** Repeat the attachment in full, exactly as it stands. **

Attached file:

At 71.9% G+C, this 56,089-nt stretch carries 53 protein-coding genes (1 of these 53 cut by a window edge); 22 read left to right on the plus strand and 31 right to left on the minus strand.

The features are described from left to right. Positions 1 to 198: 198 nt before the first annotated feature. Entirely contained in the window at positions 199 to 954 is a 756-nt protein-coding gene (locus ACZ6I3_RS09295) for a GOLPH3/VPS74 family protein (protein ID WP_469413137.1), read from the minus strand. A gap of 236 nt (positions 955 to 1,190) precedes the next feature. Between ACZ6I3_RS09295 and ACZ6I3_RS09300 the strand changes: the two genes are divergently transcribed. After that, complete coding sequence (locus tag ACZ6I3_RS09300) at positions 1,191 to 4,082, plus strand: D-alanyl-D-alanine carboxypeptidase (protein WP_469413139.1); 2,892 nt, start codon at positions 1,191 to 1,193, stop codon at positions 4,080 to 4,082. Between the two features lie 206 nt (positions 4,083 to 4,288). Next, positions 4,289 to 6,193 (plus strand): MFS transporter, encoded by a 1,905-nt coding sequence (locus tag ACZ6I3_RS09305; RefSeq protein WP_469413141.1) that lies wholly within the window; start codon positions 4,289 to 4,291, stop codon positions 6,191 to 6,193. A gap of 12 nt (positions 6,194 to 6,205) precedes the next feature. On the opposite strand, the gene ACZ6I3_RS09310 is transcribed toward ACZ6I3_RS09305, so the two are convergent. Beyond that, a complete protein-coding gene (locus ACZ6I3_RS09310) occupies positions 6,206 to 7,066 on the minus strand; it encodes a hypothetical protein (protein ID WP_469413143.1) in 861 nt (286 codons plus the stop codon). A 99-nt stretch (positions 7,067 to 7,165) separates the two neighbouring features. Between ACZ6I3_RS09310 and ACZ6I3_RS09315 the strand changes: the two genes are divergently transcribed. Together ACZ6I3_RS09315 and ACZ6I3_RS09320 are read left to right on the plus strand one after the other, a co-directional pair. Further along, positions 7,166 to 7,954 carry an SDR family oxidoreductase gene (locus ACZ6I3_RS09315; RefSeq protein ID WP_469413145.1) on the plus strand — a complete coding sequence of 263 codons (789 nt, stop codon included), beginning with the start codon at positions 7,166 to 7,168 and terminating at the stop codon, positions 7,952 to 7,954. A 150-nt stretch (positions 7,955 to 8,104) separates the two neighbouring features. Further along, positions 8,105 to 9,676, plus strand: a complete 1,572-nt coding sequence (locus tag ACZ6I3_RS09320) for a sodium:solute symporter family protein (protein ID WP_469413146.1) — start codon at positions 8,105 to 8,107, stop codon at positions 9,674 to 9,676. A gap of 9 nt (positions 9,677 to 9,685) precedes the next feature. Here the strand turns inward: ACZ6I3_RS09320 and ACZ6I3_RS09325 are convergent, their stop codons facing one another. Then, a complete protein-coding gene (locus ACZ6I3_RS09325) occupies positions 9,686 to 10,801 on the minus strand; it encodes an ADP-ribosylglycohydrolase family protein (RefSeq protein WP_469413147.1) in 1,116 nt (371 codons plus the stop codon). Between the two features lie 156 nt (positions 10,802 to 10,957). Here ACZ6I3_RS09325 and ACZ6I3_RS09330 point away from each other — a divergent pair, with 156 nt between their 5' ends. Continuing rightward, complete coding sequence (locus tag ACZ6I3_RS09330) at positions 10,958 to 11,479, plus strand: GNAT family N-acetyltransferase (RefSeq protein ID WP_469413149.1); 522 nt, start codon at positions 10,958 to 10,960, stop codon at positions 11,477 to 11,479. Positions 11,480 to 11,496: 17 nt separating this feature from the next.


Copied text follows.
At 71.9% G+C, this 56,089-nt stretch carries 53 protein-coding genes (1 of these 53 cut by a window edge); 22 read left to right on the plus strand and 31 right to left on the minus strand.

The features are described from left to right. Positions 1 to 198: 198 nt before the first annotated feature. Entirely contained in the window at positions 199 to 954 is a 756-nt protein-coding gene (locus ACZ6I3_RS09295) for a GOLPH3/VPS74 family protein (protein ID WP_469413137.1), read from the minus strand. A gap of 236 nt (positions 955 to 1,190) precedes the next feature. Between ACZ6I3_RS09295 and ACZ6I3_RS09300 the strand changes: the two genes are divergently transcribed. After that, complete coding sequence (locus tag ACZ6I3_RS09300) at positions 1,191 to 4,082, plus strand: D-alanyl-D-alanine carboxypeptidase (protein WP_469413139.1); 2,892 nt, start codon at positions 1,191 to 1,193, stop codon at positions 4,080 to 4,082. Between the two features lie 206 nt (positions 4,083 to 4,288). Next, positions 4,289 to 6,193 (plus strand): MFS transporter, encoded by a 1,905-nt coding sequence (locus tag ACZ6I3_RS09305; RefSeq protein WP_469413141.1) that lies wholly within the window; start codon positions 4,289 to 4,291, stop codon positions 6,191 to 6,193. A gap of 12 nt (positions 6,194 to 6,205) precedes the next feature. On the opposite strand, the gene ACZ6I3_RS09310 is transcribed toward ACZ6I3_RS09305, so the two are convergent. Beyond that, a complete protein-coding gene (locus ACZ6I3_RS09310) occupies positions 6,206 to 7,066 on the minus strand; it encodes a hypothetical protein (protein ID WP_469413143.1) in 861 nt (286 codons plus the stop codon). A 99-nt stretch (positions 7,067 to 7,165) separates the two neighbouring features. Between ACZ6I3_RS09310 and ACZ6I3_RS09315 the strand changes: the two genes are divergently transcribed. Together ACZ6I3_RS09315 and ACZ6I3_RS09320 are read left to right on the plus strand one after the other, a co-directional pair. Further along, positions 7,166 to 7,954 carry an SDR family oxidoreductase gene (locus ACZ6I3_RS09315; RefSeq protein ID WP_469413145.1) on the plus strand — a complete coding sequence of 263 codons (789 nt, stop codon included), beginning with the start codon at positions 7,166 to 7,168 and terminating at the stop codon, positions 7,952 to 7,954. A 150-nt stretch (positions 7,955 to 8,104) separates the two neighbouring features. Further along, positions 8,105 to 9,676, plus strand: a complete 1,572-nt coding sequence (locus tag ACZ6I3_RS09320) for a sodium:solute symporter family protein (protein ID WP_469413146.1) — start codon at positions 8,105 to 8,107, stop codon at positions 9,674 to 9,676. A gap of 9 nt (positions 9,677 to 9,685) precedes the next feature. Here the strand turns inward: ACZ6I3_RS09320 and ACZ6I3_RS09325 are convergent, their stop codons facing one another. Then, a complete protein-coding gene (locus ACZ6I3_RS09325) occupies positions 9,686 to 10,801 on the minus strand; it encodes an ADP-ribosylglycohydrolase family protein (RefSeq protein WP_469413147.1) in 1,116 nt (371 codons plus the stop codon). Between the two features lie 156 nt (positions 10,802 to 10,957). Here ACZ6I3_RS09325 and ACZ6I3_RS09330 point away from each other — a divergent pair, with 156 nt between their 5' ends. Continuing rightward, complete coding sequence (locus tag ACZ6I3_RS09330) at positions 10,958 to 11,479, plus strand: GNAT family N-acetyltransferase (RefSeq protein ID WP_469413149.1); 522 nt, start codon at positions 10,958 to 10,960, stop codon at positions 11,477 to 11,479. Positions 11,480 to 11,496: 17 nt separating this feature from the next.